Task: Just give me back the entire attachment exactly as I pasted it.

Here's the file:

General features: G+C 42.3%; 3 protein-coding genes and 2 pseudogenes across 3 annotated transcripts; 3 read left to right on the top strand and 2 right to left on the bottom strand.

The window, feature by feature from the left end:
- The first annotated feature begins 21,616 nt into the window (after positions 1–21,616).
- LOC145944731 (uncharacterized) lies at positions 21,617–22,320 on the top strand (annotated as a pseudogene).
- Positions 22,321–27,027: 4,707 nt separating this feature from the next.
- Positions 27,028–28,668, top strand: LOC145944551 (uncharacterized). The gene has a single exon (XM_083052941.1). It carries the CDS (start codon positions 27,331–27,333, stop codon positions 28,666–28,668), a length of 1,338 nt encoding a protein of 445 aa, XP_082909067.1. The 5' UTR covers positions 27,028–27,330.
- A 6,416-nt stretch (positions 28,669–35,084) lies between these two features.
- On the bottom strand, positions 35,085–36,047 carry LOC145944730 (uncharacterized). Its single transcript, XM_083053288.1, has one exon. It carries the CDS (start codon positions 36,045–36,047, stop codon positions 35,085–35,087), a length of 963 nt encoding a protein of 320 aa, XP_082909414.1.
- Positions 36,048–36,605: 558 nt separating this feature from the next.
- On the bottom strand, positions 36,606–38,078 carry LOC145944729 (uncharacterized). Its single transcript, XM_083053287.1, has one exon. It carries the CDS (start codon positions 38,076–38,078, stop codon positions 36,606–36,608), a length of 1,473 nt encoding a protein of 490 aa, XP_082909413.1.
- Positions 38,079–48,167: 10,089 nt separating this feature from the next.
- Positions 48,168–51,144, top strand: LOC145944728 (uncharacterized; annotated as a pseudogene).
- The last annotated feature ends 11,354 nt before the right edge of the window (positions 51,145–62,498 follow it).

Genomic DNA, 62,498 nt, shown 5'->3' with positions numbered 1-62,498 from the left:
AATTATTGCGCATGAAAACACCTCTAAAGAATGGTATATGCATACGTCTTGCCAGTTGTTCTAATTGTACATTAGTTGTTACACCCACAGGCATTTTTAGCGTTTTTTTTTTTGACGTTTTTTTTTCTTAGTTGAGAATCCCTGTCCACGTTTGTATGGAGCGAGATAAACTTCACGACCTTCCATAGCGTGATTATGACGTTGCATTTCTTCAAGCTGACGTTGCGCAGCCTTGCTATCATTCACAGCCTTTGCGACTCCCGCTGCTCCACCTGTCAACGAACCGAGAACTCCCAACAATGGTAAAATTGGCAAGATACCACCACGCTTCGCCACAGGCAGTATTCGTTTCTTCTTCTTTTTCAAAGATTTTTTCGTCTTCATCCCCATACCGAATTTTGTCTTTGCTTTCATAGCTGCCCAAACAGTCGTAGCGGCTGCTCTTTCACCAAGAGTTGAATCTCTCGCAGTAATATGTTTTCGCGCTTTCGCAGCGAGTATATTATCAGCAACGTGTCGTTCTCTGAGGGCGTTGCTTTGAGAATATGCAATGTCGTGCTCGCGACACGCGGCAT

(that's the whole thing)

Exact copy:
General features: G+C 42.3%; 3 protein-coding genes and 2 pseudogenes across 3 annotated transcripts; 3 read left to right on the top strand and 2 right to left on the bottom strand.

The window, feature by feature from the left end:
- The first annotated feature begins 21,616 nt into the window (after positions 1–21,616).
- LOC145944731 (uncharacterized) lies at positions 21,617–22,320 on the top strand (annotated as a pseudogene).
- Positions 22,321–27,027: 4,707 nt separating this feature from the next.
- Positions 27,028–28,668, top strand: LOC145944551 (uncharacterized). The gene has a single exon (XM_083052941.1). It carries the CDS (start codon positions 27,331–27,333, stop codon positions 28,666–28,668), a length of 1,338 nt encoding a protein of 445 aa, XP_082909067.1. The 5' UTR covers positions 27,028–27,330.
- A 6,416-nt stretch (positions 28,669–35,084) lies between these two features.
- On the bottom strand, positions 35,085–36,047 carry LOC145944730 (uncharacterized). Its single transcript, XM_083053288.1, has one exon. It carries the CDS (start codon positions 36,045–36,047, stop codon positions 35,085–35,087), a length of 963 nt encoding a protein of 320 aa, XP_082909414.1.
- Positions 36,048–36,605: 558 nt separating this feature from the next.
- On the bottom strand, positions 36,606–38,078 carry LOC145944729 (uncharacterized). Its single transcript, XM_083053287.1, has one exon. It carries the CDS (start codon positions 38,076–38,078, stop codon positions 36,606–36,608), a length of 1,473 nt encoding a protein of 490 aa, XP_082909413.1.
- Positions 38,079–48,167: 10,089 nt separating this feature from the next.
- Positions 48,168–51,144, top strand: LOC145944728 (uncharacterized; annotated as a pseudogene).
- The last annotated feature ends 11,354 nt before the right edge of the window (positions 51,145–62,498 follow it).

Genomic DNA, 62,498 nt, shown 5'->3' with positions numbered 1-62,498 from the left:
AATTATTGCGCATGAAAACACCTCTAAAGAATGGTATATGCATACGTCTTGCCAGTTGTTCTAATTGTACATTAGTTGTTACACCCACAGGCATTTTTAGCGTTTTTTTTTTTGACGTTTTTTTTTCTTAGTTGAGAATCCCTGTCCACGTTTGTATGGAGCGAGATAAACTTCACGACCTTCCATAGCGTGATTATGACGTTGCATTTCTTCAAGCTGACGTTGCGCAGCCTTGCTATCATTCACAGCCTTTGCGACTCCCGCTGCTCCACCTGTCAACGAACCGAGAACTCCCAACAATGGTAAAATTGGCAAGATACCACCACGCTTCGCCACAGGCAGTATTCGTTTCTTCTTCTTTTTCAAAGATTTTTTCGTCTTCATCCCCATACCGAATTTTGTCTTTGCTTTCATAGCTGCCCAAACAGTCGTAGCGGCTGCTCTTTCACCAAGAGTTGAATCTCTCGCAGTAATATGTTTTCGCGCTTTCGCAGCGAGTATATTATCAGCAACGTGTCGTTCTCTGAGGGCGTTGCTTTGAGAATATGCAATGTCGTGCTCGCGACACGCGGCAT